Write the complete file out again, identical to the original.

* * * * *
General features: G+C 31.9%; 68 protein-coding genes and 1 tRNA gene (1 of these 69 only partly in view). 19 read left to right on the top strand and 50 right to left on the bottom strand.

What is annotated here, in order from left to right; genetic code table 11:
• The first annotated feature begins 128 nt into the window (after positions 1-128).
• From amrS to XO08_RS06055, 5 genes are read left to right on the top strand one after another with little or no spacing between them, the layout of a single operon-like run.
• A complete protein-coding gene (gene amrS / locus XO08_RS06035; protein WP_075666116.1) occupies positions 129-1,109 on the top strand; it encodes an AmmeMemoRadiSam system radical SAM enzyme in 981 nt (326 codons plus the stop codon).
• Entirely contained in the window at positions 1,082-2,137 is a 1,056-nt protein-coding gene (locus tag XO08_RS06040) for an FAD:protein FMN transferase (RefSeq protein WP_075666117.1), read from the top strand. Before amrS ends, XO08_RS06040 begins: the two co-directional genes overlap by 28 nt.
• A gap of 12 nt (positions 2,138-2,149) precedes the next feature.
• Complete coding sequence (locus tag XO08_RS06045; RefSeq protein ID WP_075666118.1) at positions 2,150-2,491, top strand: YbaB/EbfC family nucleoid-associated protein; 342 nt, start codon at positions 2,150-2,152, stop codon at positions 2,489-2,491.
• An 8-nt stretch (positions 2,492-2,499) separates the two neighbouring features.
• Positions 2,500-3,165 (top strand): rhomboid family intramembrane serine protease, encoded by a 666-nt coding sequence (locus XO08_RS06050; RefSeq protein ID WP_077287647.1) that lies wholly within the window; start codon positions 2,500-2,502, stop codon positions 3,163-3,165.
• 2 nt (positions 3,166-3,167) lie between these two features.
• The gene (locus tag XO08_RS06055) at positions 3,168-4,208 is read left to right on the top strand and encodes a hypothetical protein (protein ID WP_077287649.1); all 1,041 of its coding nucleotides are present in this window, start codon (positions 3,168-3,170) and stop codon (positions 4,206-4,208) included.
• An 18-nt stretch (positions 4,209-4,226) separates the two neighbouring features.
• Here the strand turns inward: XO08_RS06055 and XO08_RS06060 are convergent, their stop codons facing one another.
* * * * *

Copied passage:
General features: G+C 31.9%; 68 protein-coding genes and 1 tRNA gene (1 of these 69 only partly in view). 19 read left to right on the top strand and 50 right to left on the bottom strand.

What is annotated here, in order from left to right; genetic code table 11:
• The first annotated feature begins 128 nt into the window (after positions 1-128).
• From amrS to XO08_RS06055, 5 genes are read left to right on the top strand one after another with little or no spacing between them, the layout of a single operon-like run.
• A complete protein-coding gene (gene amrS / locus XO08_RS06035; protein WP_075666116.1) occupies positions 129-1,109 on the top strand; it encodes an AmmeMemoRadiSam system radical SAM enzyme in 981 nt (326 codons plus the stop codon).
• Entirely contained in the window at positions 1,082-2,137 is a 1,056-nt protein-coding gene (locus tag XO08_RS06040) for an FAD:protein FMN transferase (RefSeq protein WP_075666117.1), read from the top strand. Before amrS ends, XO08_RS06040 begins: the two co-directional genes overlap by 28 nt.
• A gap of 12 nt (positions 2,138-2,149) precedes the next feature.
• Complete coding sequence (locus tag XO08_RS06045; RefSeq protein ID WP_075666118.1) at positions 2,150-2,491, top strand: YbaB/EbfC family nucleoid-associated protein; 342 nt, start codon at positions 2,150-2,152, stop codon at positions 2,489-2,491.
• An 8-nt stretch (positions 2,492-2,499) separates the two neighbouring features.
• Positions 2,500-3,165 (top strand): rhomboid family intramembrane serine protease, encoded by a 666-nt coding sequence (locus XO08_RS06050; RefSeq protein ID WP_077287647.1) that lies wholly within the window; start codon positions 2,500-2,502, stop codon positions 3,163-3,165.
• 2 nt (positions 3,166-3,167) lie between these two features.
• The gene (locus tag XO08_RS06055) at positions 3,168-4,208 is read left to right on the top strand and encodes a hypothetical protein (protein ID WP_077287649.1); all 1,041 of its coding nucleotides are present in this window, start codon (positions 3,168-3,170) and stop codon (positions 4,206-4,208) included.
• An 18-nt stretch (positions 4,209-4,226) separates the two neighbouring features.
• Here the strand turns inward: XO08_RS06055 and XO08_RS06060 are convergent, their stop codons facing one another.